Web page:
At first the puzzles seem a little obtuse, with a vague hint as to what you have to do. However, once you figure it out – particularly at the final section – it becomes incredibly easy. Between puzzles you fight off hordes of enemies which rarely prove to be much of a challenge. It is worth noting that I maxed out my character during my play through, and as such I was able to access all of my upgraded abilities from the start of this add-on. I assume that those of you that have not fully upgraded Dante will be able to use the experience gained from this DLC to boost his abilities.
And that is it. Once the short puzzles are solved, and the mystery figure is caught up with, it’s all over. You can play through the chapter again at any point in time directly from the main menu on different difficulties, but there is no real incentive to play again, save for an achievement that you are awarded if you make it through the dark forest without getting lost.
Also included in this piece of DLC is a new costume for Dante, called Disco Inferno, which appears to blend John Travolta from Saturday Night Fever with Marvel Comics’ Luke Cage Power Man. It is an amusing enough distraction, but that’s all it is; a distraction, and seems a little out of place considering the serious tone of the rest of the game.
Graphics: 4/5 The graphics are in exactly the same style as the main game. The design of the dark forest itself is linear and, as the title suggests, dark. This is not exactly a problem, but it’s also not exactly ambitious.
Sound: 4/5 There are a number of cut scenes in this add-on with new dialogue included. The quality of voice acting is on par with the main game. The same can be said of the sound effects and music.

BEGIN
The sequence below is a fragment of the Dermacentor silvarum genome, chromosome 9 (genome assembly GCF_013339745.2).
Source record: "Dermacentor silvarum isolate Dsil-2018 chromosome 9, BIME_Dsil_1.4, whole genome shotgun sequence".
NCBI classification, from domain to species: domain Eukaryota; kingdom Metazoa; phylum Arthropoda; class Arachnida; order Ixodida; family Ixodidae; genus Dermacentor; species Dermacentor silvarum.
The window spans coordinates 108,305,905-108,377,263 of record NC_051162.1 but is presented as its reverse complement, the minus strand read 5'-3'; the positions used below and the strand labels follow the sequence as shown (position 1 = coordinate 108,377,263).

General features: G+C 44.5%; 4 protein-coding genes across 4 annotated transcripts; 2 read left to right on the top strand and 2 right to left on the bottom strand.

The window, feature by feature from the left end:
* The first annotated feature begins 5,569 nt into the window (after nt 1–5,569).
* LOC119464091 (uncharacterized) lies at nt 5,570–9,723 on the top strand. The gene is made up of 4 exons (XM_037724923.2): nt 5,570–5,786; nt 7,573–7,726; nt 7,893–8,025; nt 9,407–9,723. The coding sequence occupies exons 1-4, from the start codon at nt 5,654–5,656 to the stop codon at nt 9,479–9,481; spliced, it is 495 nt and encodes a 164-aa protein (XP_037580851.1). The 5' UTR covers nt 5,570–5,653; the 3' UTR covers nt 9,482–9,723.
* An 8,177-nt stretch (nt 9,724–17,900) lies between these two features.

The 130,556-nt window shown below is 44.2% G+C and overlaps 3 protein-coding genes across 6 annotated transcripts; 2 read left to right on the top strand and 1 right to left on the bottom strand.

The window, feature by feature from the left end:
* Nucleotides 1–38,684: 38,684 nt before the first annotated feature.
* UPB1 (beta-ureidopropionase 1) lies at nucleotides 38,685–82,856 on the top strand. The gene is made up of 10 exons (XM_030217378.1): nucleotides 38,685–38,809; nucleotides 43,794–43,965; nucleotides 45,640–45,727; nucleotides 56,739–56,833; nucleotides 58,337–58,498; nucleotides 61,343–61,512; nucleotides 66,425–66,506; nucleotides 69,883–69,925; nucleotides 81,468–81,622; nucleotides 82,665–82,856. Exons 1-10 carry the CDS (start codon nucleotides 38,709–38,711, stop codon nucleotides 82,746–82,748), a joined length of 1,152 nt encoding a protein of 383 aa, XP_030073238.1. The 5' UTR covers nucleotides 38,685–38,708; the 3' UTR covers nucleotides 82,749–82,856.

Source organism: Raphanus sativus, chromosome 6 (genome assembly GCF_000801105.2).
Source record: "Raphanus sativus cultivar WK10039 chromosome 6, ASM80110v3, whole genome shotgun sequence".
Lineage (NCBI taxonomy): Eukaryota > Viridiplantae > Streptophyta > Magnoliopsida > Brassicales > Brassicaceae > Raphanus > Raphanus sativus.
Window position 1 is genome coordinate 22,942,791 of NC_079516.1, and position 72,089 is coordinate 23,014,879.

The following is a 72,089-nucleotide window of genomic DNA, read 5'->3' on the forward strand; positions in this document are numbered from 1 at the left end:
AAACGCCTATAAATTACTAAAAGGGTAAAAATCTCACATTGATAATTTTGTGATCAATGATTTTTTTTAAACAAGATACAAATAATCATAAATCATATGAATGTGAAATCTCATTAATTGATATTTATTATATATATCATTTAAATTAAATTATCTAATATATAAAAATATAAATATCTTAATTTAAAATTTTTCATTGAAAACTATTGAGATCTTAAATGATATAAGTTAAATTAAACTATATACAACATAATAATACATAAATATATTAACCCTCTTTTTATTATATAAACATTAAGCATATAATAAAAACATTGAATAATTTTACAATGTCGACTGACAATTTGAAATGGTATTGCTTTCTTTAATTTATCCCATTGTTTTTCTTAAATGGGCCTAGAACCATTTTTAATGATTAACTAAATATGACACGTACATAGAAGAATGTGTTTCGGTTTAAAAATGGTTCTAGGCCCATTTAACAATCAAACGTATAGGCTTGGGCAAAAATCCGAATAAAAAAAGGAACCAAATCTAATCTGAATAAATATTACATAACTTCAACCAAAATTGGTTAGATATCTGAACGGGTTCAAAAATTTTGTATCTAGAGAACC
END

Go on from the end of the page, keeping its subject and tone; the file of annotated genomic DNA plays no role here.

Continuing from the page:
Gameplay: 3/5 While I had previously thought that Dante’s Inferno would have been a better game without the irritating platforming sections, and the numerous cheap deaths, it actually just leaves a fairly generic action game. Kudos should be given for the compass based light puzzles, which are enjoyable enough and don’t stick around to outstay their welcome.
Longevity: 1/5 Considering that Capcom recently released two large expansions for Resident Evil 5, Lost in Nightmares and Desperate Escape, with each of them costing the same price as The Dark Forest, I can’t really recommend this DLC. My first play through took 20 or so minutes, as I struggled to figure out what was required of me with the final section of the game. Once I had figured that out, I went straight into my second play through and completed it within 5 minutes.
Overall: 2 deadly sins out of 5. While the expansion is competent, and provides an experience in line with what we expected of the main game, it is incredibly short considering the price. When compared to what some other studios are doing for a similar price: i.e. Capcom, it becomes difficult to justify purchasing this add on.